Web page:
The Tower: Rewriting Grenfell. ASH response to Andrew O’Hagan

“Given the magnitude of what he’s writing about and the flippancy of his argument, it’s one of the worst pieces of journalism I’ve read – written by a writer who, by his own admission, was looking to move on after the fallout from being Julian Assange’s ghost writer”

Architects for Social Housing (ASH)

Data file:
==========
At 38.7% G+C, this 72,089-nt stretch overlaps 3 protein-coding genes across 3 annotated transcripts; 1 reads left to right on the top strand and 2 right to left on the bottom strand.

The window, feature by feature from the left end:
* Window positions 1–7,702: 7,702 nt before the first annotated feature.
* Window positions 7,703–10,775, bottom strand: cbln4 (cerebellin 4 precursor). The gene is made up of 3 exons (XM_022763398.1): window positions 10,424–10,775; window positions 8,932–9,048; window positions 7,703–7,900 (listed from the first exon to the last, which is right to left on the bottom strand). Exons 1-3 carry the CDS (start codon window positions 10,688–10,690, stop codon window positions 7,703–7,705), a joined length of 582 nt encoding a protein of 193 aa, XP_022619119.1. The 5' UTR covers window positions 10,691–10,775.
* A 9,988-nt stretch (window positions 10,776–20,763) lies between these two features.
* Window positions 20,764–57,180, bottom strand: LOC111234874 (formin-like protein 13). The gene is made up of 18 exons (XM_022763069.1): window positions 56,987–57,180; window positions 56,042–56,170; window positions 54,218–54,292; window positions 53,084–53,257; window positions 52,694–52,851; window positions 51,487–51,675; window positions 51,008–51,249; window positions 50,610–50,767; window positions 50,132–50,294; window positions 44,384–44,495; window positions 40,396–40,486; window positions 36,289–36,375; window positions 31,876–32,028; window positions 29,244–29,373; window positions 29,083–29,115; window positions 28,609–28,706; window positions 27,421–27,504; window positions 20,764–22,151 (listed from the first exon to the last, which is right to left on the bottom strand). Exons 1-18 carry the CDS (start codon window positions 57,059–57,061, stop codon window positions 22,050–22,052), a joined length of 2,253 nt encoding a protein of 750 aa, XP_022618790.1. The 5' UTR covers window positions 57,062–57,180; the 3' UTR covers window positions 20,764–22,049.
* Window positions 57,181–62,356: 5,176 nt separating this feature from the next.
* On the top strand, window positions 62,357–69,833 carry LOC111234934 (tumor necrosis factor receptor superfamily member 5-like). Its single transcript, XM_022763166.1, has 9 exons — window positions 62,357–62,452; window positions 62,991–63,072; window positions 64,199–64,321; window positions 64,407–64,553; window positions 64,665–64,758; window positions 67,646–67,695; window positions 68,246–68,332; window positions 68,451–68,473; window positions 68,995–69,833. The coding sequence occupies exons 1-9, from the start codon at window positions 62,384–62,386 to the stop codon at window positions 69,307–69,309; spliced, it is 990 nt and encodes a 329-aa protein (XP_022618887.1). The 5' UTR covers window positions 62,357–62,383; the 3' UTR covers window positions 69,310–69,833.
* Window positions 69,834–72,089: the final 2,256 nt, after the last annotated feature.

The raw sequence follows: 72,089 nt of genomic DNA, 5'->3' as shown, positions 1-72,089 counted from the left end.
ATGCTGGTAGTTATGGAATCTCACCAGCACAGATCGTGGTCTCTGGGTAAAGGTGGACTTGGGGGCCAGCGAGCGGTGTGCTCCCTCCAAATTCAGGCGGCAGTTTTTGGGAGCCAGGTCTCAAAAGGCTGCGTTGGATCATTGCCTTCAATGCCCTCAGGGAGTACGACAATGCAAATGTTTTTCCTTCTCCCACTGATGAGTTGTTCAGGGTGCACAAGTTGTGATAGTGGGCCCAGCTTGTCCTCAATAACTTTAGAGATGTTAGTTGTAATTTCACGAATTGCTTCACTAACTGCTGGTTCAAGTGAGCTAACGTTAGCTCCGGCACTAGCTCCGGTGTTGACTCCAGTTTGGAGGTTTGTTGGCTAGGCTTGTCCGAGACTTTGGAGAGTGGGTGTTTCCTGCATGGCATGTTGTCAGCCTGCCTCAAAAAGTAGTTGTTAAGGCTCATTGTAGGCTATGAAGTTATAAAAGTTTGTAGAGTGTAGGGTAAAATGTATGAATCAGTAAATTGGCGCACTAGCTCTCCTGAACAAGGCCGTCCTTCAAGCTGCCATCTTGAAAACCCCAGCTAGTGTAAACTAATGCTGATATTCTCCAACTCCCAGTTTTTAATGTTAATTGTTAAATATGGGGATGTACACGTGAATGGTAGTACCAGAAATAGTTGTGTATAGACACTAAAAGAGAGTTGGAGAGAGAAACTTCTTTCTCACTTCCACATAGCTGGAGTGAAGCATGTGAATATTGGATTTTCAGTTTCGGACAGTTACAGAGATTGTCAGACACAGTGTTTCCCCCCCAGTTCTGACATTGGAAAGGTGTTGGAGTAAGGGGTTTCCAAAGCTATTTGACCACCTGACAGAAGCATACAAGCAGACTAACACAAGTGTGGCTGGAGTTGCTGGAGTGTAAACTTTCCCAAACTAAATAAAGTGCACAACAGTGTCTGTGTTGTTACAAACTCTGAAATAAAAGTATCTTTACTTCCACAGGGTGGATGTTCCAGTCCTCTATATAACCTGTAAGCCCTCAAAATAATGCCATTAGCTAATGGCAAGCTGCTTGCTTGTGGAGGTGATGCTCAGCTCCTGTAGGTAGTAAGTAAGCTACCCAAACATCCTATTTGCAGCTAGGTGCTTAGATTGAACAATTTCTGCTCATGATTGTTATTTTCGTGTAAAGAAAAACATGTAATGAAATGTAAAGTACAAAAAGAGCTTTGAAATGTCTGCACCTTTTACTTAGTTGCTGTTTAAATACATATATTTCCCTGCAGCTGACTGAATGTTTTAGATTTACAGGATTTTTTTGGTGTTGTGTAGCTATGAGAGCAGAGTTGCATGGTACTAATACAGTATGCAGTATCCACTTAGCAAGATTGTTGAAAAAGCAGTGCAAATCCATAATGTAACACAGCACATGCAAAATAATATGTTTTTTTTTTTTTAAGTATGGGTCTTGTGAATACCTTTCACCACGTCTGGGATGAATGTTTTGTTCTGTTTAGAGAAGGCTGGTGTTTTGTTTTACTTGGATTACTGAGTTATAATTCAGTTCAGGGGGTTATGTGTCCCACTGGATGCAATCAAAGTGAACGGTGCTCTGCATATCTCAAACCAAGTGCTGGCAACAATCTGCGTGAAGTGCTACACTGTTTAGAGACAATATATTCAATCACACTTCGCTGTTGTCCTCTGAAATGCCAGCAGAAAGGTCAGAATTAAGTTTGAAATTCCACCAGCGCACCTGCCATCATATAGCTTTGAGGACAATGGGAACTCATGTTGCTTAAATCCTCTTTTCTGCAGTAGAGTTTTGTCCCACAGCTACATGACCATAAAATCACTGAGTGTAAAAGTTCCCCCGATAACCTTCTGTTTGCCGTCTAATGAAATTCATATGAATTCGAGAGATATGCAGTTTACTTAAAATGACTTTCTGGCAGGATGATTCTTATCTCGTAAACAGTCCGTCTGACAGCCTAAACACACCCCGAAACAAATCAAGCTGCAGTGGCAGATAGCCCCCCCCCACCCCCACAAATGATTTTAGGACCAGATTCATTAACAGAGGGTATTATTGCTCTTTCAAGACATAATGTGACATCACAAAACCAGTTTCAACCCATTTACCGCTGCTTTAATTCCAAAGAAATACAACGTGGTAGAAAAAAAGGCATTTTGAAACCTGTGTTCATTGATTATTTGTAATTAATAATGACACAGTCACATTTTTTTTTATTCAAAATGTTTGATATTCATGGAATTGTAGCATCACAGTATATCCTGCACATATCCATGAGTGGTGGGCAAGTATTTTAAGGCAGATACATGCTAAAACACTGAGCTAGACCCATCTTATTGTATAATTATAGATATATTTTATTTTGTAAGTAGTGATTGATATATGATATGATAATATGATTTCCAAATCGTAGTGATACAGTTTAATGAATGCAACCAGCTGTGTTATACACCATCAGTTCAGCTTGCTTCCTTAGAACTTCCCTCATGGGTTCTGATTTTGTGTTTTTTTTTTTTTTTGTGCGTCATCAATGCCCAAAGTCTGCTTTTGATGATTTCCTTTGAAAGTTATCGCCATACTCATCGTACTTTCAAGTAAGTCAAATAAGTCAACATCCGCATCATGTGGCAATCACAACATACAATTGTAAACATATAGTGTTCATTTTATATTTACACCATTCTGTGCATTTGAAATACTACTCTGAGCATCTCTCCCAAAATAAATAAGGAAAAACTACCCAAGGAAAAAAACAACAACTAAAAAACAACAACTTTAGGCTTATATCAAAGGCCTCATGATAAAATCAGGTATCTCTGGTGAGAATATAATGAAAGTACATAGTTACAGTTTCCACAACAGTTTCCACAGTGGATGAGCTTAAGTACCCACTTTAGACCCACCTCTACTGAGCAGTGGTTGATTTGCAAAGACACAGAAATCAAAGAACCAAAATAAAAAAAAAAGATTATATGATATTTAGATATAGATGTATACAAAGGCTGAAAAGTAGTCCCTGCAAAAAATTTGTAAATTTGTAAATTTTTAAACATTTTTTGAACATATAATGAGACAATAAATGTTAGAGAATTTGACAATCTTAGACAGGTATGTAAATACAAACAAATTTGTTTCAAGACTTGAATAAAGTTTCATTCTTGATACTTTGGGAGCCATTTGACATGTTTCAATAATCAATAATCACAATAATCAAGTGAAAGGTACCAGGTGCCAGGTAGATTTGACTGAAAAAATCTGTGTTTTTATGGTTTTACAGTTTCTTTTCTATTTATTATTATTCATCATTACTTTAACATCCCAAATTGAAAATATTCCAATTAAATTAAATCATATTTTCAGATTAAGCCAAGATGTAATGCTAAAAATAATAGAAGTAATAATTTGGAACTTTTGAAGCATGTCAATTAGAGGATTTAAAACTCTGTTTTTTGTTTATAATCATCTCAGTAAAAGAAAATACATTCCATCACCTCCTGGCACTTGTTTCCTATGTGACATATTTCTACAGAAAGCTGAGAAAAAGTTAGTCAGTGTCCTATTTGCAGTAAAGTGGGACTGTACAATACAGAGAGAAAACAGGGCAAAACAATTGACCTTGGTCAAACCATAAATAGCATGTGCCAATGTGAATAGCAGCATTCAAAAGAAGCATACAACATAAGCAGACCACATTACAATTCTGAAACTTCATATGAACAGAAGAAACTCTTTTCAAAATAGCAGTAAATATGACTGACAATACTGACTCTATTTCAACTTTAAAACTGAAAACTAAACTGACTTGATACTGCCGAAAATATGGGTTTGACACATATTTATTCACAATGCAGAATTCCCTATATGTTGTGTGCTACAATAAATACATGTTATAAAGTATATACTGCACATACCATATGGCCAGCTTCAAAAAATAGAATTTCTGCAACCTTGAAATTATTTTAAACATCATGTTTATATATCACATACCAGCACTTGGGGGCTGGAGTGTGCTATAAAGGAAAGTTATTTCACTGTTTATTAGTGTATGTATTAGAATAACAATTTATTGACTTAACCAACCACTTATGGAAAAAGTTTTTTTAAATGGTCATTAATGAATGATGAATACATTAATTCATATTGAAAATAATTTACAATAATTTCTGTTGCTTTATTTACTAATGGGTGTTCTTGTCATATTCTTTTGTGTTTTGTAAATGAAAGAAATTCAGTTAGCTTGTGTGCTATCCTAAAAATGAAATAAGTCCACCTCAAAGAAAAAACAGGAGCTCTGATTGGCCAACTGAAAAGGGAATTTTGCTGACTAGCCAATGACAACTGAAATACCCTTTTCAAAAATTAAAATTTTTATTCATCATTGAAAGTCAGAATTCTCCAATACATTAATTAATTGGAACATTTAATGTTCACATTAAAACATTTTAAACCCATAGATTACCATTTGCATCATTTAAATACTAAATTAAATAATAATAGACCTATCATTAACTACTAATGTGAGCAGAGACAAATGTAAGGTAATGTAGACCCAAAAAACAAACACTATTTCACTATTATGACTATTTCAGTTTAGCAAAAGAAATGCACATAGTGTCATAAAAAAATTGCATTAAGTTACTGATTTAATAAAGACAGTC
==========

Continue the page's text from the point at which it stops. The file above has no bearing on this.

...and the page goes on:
Most of us by now are familiar with how our national press and media worked to shape public opinion immediately after both the police assault on picket lines at Orgreave Colliery in 1984 that resulted in niney-five charges of riot being made against striking miners, and the death of ninety-six football supporters in the Hillsborough Stadium in 1989 that resulted in fans being accused of drunkenness and hooliganism, with neither injustice having subsequently led to a single policeman or politician being convicted of a crime. Since the Grenfell Tower fire officially left seventy-two people dead in June 2017, only six people have been convicted of criminal offences, and that for varying degrees of indecent or fraudulent behaviour in what were non-violent crimes. Reprehensible as their actions were and disrespectful to survivors and the bereaved of North Kensington, the fraudsters have been handed extraordinarily punitive sentences of between 18 months and…

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